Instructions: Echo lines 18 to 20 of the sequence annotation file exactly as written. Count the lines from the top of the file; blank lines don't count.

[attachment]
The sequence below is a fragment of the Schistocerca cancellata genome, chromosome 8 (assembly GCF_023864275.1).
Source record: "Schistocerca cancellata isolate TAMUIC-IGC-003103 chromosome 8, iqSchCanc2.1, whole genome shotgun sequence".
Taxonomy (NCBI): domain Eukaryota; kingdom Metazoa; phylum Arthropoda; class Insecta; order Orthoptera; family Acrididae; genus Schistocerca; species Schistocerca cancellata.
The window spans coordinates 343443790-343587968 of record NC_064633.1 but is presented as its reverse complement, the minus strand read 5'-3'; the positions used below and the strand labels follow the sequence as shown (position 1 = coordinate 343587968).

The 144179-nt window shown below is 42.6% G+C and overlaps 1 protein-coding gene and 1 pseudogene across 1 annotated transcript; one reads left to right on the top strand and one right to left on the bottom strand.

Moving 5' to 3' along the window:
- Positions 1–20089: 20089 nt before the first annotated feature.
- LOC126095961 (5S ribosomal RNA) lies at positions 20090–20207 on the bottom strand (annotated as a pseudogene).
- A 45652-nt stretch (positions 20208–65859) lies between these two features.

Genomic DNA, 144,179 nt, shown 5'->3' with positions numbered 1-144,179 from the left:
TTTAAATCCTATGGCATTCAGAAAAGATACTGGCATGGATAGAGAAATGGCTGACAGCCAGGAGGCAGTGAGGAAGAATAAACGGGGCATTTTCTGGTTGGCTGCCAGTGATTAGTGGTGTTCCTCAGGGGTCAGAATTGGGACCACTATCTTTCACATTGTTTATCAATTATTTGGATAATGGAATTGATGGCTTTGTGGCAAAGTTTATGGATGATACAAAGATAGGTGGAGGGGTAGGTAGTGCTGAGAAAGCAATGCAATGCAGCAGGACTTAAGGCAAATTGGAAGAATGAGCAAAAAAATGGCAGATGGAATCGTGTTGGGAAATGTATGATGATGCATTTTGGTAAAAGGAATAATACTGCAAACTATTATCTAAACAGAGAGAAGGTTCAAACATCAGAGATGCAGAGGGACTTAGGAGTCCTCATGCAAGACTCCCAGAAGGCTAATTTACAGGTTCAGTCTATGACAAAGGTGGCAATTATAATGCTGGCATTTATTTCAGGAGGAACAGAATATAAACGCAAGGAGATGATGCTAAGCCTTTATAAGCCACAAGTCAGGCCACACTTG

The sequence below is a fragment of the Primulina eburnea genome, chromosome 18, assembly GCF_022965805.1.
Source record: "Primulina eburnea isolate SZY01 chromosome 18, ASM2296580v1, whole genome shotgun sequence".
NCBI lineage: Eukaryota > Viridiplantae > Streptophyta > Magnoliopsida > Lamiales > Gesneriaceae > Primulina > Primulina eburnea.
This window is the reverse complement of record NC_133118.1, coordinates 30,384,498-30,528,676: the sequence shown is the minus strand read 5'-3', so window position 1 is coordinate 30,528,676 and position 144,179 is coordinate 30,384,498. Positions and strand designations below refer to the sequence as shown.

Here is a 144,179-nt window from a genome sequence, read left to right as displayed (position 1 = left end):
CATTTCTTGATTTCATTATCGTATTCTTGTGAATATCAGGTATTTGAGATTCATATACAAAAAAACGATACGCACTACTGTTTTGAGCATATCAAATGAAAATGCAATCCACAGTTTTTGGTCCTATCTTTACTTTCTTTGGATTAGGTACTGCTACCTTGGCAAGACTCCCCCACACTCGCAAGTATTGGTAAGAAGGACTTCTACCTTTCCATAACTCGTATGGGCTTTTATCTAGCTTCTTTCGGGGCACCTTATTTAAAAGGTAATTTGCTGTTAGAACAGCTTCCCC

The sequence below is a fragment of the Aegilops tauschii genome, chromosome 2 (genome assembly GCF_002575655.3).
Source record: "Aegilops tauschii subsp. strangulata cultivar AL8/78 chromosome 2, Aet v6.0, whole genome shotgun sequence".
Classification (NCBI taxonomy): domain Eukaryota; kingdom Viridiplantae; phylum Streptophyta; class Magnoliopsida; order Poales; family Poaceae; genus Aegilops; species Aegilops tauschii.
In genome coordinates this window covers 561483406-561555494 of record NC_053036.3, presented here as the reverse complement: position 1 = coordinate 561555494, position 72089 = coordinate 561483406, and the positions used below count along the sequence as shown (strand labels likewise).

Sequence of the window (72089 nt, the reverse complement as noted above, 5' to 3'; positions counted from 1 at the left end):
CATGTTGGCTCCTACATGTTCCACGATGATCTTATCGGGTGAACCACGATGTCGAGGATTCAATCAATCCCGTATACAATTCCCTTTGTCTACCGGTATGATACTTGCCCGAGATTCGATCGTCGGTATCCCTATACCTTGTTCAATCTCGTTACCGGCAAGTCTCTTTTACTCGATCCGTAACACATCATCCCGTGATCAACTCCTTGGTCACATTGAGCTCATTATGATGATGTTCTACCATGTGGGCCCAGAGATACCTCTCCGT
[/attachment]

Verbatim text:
The sequence below is a fragment of the Aegilops tauschii genome, chromosome 2 (genome assembly GCF_002575655.3).
Source record: "Aegilops tauschii subsp. strangulata cultivar AL8/78 chromosome 2, Aet v6.0, whole genome shotgun sequence".
Classification (NCBI taxonomy): domain Eukaryota; kingdom Viridiplantae; phylum Streptophyta; class Magnoliopsida; order Poales; family Poaceae; genus Aegilops; species Aegilops tauschii.